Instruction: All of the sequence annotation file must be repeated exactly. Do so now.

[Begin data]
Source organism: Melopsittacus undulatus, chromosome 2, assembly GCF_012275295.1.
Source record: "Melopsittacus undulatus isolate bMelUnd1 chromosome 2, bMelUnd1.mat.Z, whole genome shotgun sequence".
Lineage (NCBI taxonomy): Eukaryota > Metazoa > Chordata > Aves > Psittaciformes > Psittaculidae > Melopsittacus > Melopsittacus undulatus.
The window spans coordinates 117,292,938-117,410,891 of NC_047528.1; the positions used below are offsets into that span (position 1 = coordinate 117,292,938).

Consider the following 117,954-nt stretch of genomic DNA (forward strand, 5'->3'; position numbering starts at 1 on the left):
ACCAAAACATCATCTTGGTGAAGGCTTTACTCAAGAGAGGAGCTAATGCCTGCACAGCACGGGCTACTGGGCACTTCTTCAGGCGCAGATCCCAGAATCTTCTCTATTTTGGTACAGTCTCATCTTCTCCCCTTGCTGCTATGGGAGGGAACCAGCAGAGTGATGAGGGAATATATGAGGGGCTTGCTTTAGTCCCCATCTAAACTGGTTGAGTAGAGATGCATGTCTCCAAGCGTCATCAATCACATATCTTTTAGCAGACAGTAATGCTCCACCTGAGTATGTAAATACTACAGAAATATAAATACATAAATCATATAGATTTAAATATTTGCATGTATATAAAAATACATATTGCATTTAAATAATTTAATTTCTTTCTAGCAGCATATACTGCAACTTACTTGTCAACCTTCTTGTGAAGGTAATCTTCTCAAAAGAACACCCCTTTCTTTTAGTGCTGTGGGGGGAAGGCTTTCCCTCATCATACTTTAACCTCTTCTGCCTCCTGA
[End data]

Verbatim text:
Source organism: Melopsittacus undulatus, chromosome 2, assembly GCF_012275295.1.
Source record: "Melopsittacus undulatus isolate bMelUnd1 chromosome 2, bMelUnd1.mat.Z, whole genome shotgun sequence".
Lineage (NCBI taxonomy): Eukaryota > Metazoa > Chordata > Aves > Psittaciformes > Psittaculidae > Melopsittacus > Melopsittacus undulatus.
The window spans coordinates 117,292,938-117,410,891 of NC_047528.1; the positions used below are offsets into that span (position 1 = coordinate 117,292,938).

Consider the following 117,954-nt stretch of genomic DNA (forward strand, 5'->3'; position numbering starts at 1 on the left):
ACCAAAACATCATCTTGGTGAAGGCTTTACTCAAGAGAGGAGCTAATGCCTGCACAGCACGGGCTACTGGGCACTTCTTCAGGCGCAGATCCCAGAATCTTCTCTATTTTGGTACAGTCTCATCTTCTCCCCTTGCTGCTATGGGAGGGAACCAGCAGAGTGATGAGGGAATATATGAGGGGCTTGCTTTAGTCCCCATCTAAACTGGTTGAGTAGAGATGCATGTCTCCAAGCGTCATCAATCACATATCTTTTAGCAGACAGTAATGCTCCACCTGAGTATGTAAATACTACAGAAATATAAATACATAAATCATATAGATTTAAATATTTGCATGTATATAAAAATACATATTGCATTTAAATAATTTAATTTCTTTCTAGCAGCATATACTGCAACTTACTTGTCAACCTTCTTGTGAAGGTAATCTTCTCAAAAGAACACCCCTTTCTTTTAGTGCTGTGGGGGGAAGGCTTTCCCTCATCATACTTTAACCTCTTCTGCCTCCTGA